“This makes sense to me because it builds on something I knew as a kid,” Joseph said about the Princeton filtration technology, sharing his memories of gathering rainwater in a cistern during his childhood. “Here is a project that is similar but on a higher level, using water more efficiently.”
The second technology, a wind turbine designed for fast deployment in a disaster-relief scenario, would generate 5 to 10 kilowatts of electricity and could provide much-needed emergency power to a clinic, small hospital, school or group of homes. Though this amount is small by U.S. standards, where the average person consumes 13,000 kilowatt-hours of electricity per year, it is large relative to the current amount of power production in Haiti, which generates 40 kilowatt-hours per person annually, and larger still for the poverty-stricken rural population that has no access to power. The kilowatt-hours of electricity that will be produced by the turbine will depend on the wind resources in the area chosen for deployment, which is currently under consideration.
Peters, Harrison and Soboyejo are joined on the research team by Sigrid Adriaenssens and Elie Bou-Zeid, assistant professors of civil and environmental engineering; Craig Arnold, associate professor of mechanical and aerospace engineering; graduate students Elena Krieger, Amie Shao, Joy Wang and Pierre Bouzi, who was raised in Jacmel; and undergraduates Dana McKinney and Tessa Maurer. Princeton janitor Josue Lajeunesse, recently featured in the documentary "The Philosopher Kings" for his efforts to provide clean water to his village in Haiti, will assist the team with logistics and implementation.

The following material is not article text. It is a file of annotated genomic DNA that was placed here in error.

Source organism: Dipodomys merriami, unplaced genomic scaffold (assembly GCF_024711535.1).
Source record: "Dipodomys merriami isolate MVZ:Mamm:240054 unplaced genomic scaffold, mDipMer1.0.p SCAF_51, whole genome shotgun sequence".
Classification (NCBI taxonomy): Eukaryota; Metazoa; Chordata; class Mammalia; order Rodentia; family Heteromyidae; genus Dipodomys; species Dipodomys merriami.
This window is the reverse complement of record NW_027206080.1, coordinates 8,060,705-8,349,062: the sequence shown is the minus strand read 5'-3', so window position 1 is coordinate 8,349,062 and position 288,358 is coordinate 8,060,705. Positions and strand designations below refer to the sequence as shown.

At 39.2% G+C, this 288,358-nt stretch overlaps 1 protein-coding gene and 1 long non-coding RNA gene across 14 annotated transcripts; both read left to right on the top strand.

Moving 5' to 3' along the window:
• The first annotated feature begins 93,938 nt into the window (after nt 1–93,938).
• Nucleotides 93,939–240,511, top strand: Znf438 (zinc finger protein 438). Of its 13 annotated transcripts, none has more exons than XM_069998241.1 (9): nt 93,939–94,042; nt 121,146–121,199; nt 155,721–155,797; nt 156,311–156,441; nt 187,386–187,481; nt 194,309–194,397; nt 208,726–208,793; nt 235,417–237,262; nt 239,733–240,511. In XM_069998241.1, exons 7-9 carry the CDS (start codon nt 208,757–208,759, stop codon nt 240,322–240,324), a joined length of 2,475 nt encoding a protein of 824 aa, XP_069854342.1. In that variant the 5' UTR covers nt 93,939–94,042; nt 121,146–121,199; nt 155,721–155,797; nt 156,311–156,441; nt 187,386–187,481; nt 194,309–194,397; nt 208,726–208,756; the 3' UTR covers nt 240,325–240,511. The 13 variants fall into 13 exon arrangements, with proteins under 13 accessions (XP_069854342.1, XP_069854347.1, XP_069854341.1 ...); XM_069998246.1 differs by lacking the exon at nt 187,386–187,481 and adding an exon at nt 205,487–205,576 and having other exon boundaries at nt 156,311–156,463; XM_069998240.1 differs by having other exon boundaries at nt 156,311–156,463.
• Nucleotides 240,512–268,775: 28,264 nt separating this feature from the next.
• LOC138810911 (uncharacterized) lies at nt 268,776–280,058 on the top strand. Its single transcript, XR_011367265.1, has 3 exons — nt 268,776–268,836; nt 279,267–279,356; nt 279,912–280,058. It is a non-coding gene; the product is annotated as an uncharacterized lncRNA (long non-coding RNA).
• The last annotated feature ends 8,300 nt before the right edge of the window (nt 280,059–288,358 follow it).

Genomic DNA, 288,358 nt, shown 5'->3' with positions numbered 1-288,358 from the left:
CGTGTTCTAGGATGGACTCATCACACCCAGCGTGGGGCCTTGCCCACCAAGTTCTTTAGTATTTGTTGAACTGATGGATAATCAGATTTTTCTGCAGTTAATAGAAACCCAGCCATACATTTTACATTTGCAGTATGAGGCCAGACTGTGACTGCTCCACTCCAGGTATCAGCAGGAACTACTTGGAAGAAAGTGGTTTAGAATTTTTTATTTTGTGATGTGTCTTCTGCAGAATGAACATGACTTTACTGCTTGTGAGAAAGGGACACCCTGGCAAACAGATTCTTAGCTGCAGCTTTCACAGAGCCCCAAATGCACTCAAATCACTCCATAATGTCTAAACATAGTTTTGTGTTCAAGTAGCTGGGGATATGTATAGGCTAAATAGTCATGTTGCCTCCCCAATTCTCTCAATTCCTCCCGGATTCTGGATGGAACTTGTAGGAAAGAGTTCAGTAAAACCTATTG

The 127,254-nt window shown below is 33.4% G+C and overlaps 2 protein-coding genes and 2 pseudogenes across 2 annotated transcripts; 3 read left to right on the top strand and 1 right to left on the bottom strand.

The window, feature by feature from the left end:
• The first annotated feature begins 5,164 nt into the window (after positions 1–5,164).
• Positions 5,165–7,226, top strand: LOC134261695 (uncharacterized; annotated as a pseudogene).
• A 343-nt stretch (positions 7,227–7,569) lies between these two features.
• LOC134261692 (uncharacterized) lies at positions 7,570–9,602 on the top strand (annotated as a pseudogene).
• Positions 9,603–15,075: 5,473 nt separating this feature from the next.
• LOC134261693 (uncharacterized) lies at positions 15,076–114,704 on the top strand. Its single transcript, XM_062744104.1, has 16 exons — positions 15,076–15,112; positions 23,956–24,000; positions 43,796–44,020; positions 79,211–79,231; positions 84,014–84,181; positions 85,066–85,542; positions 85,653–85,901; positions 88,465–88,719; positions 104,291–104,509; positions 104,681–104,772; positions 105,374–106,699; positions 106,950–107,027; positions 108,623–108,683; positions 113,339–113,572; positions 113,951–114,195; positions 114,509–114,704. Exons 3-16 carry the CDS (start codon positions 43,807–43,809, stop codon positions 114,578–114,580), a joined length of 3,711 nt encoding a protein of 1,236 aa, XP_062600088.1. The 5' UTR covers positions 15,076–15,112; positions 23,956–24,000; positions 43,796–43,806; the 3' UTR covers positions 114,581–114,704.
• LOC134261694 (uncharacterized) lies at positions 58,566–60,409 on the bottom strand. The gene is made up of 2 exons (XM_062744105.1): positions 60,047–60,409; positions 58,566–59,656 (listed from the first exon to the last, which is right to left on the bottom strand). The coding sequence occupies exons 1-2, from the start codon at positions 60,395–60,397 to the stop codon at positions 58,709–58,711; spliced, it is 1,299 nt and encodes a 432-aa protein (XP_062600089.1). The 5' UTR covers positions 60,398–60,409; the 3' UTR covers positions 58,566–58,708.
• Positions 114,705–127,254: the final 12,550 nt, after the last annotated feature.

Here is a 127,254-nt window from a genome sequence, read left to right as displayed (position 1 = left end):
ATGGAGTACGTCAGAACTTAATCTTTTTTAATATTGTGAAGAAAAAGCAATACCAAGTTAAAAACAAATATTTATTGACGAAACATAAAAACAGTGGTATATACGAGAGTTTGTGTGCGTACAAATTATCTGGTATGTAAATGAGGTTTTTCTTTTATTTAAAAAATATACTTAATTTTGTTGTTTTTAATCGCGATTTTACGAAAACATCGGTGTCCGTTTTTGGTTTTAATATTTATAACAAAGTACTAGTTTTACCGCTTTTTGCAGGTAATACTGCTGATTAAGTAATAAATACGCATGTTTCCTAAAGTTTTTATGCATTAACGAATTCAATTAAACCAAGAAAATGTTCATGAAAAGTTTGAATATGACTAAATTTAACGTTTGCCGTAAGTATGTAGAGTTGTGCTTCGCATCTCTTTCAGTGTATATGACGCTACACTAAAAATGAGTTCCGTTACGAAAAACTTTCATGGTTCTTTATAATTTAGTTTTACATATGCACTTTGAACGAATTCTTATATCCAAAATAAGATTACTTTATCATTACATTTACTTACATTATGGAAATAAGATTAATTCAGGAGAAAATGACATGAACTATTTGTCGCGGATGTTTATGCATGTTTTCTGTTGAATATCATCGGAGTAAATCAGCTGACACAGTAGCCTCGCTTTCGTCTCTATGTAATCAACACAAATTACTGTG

Members of the team will travel to Haiti from June 16 to June 21 to consider various siting scenarios in and around Jacmel. In future trips, they will deploy the technologies and develop longer-term strategies for use and maintenance of the systems.
In addition to developing and testing the two disaster-relief technologies, the Princeton research team will create a comprehensive map of Haiti’s wind energy resources, using both meteorological measurements and fine-resolution atmospheric simulations. Owing to the predictable and consistent trade winds that blow across the tropical nation, Haiti features many sites that are promising for wind energy development.
“You’ve taken on major issues here -- water and energy -- that are going to be very important for Haiti,” Joseph told the team.